Skip to main content
eScholarship
Open Access Publications from the University of California

Off-resonance saturation ratio obtained with ultrashort echo time-magnetization transfer techniques is sensitive to changes in static tensile loading of tendons and degeneration.

  • Author(s): Chang, Eric Y
  • Du, Jiang
  • Biswas, Reni
  • Statum, Sheronda
  • Pauli, Chantal
  • Bae, Won C
  • Chung, Christine B
  • et al.
Abstract

To determine if off-saturation ratio (OSR) measured with the ultrashort echo time magnetization transfer (UTE-MT) sequence could differentiate between tendons under different states of tensile load and to compare these changes between normal versus degenerated tendons.Fourteen tendons were imaged at 3 Tesla before and during the application of 0.5-1 kg tension. A two-dimensional (2D) -UTE-MT sequence with 1.5, 3, and 5 kHz frequency offsets was used on nine tendons and a 3D-UTE-MT sequence with 1.5 kHz frequency offset was used on five tendons. OSR was calculated and compared for each condition. Histologic correlation was performed using light microscopy.In general, OSR increased after the application of tension. Mean increase of 2D OSR was 0.035 (95% confidence interval [CI], 0.013-0.056) at 1.5 kHz offset (P < 0.01), 0.031 (95% CI, 0.023-0.040) at 3 kHz offset (P < 0.01), and 0.013 (95% CI, -0.013-0.027) at 5 kHz offset (P = 0.07) from pre- to posttension states. Mean increase of 3D OSR was 0.026 (95% CI, 0.008-0.044) at a 1.5 kHz offset (P = 0.02) from pre- to posttension states. Mean decrease of 2D OSR at 1.5 kHz offset was 0.074-0.087 when comparing normal versus degenerated tendons (P < 0.01).OSR as measured with 2D or 3D UTE-MT sequences can detect the changes in hydration seen when tendons are placed under two different states of tensile load, but these changes are smaller than those encountered when comparing between normal versus pathologic tendons. Lower off-resonance saturation frequencies (3 kHz or less) are more sensitive to these changes than higher off-resonance saturation frequencies.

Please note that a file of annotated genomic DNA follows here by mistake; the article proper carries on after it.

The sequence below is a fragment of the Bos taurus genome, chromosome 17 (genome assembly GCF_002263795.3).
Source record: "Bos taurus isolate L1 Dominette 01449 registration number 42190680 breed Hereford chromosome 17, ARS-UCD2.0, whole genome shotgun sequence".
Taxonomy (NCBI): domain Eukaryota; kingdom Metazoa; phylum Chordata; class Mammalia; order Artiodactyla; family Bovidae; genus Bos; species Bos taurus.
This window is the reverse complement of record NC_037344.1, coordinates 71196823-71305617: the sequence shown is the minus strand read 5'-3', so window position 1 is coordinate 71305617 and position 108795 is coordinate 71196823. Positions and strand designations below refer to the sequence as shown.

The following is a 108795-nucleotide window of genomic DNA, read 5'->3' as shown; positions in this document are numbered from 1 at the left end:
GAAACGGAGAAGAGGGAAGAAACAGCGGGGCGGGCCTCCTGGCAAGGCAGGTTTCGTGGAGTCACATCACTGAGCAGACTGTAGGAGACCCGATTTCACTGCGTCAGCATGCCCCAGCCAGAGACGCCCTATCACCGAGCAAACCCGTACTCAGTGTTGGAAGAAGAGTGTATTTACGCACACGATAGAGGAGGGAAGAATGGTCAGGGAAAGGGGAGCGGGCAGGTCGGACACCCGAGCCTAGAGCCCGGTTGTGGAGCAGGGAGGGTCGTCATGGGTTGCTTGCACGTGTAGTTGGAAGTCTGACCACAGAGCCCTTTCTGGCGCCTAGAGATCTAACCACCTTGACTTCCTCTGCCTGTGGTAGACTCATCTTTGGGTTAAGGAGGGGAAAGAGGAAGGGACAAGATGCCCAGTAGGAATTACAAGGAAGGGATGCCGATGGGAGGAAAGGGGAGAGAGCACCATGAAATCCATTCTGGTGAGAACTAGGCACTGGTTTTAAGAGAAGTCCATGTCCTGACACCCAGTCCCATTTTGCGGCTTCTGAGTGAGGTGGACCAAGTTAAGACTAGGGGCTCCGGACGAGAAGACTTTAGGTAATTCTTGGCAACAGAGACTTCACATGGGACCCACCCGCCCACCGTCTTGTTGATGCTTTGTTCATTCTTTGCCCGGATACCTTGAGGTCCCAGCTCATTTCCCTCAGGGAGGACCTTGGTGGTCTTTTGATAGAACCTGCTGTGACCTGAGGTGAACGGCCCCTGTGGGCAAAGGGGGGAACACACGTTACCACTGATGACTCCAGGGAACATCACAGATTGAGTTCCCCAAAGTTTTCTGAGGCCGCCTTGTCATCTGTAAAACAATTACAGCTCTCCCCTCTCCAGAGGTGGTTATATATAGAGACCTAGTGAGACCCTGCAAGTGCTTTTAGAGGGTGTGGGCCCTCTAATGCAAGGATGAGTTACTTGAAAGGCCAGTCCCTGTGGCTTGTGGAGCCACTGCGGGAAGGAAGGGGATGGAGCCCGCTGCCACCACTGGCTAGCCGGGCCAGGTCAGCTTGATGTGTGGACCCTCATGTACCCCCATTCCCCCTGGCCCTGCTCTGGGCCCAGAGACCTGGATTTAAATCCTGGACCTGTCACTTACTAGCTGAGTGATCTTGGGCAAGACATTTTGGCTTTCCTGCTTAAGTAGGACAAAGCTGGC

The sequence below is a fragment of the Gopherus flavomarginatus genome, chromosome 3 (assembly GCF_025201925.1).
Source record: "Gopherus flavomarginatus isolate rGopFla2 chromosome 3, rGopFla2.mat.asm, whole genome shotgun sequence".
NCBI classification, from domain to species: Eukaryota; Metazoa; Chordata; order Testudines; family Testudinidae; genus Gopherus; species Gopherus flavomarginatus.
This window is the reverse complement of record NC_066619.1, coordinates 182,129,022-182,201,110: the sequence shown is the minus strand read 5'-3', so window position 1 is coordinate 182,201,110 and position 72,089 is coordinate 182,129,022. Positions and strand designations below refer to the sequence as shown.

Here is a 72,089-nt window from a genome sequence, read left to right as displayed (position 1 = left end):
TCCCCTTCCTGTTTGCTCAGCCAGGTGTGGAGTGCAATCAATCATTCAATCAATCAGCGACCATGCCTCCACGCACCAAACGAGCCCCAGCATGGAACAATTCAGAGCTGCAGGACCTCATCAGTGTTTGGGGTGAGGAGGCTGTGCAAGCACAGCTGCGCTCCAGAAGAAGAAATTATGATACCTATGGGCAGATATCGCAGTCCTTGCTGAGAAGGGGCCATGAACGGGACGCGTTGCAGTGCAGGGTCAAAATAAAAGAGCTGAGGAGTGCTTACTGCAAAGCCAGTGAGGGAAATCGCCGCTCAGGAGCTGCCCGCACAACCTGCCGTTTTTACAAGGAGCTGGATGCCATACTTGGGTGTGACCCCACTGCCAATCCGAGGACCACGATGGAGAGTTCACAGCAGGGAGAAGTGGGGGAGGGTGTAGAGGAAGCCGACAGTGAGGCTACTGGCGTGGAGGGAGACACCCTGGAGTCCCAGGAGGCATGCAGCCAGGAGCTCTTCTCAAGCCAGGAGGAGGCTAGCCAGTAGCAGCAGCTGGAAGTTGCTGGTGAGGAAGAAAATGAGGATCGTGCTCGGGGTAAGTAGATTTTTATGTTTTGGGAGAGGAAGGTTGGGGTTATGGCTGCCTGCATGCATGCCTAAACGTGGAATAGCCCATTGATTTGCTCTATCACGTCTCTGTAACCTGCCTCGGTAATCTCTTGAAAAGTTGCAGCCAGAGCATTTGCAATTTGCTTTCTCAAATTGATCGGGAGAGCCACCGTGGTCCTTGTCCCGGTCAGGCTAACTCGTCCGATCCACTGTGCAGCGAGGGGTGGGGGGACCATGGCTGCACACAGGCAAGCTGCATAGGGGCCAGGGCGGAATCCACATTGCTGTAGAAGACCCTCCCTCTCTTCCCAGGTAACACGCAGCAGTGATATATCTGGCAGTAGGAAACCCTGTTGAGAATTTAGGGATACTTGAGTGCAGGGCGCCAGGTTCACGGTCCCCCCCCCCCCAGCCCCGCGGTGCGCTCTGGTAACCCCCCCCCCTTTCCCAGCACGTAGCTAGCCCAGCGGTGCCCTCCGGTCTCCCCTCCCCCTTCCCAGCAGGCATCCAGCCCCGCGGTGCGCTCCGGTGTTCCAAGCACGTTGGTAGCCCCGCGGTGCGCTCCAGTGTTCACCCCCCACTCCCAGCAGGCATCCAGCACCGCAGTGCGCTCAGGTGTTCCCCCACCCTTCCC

Many UC-authored scholarly publications are freely available on this site because of the UC's open access policies. Let us know how this access is important for you.

Main Content
Current View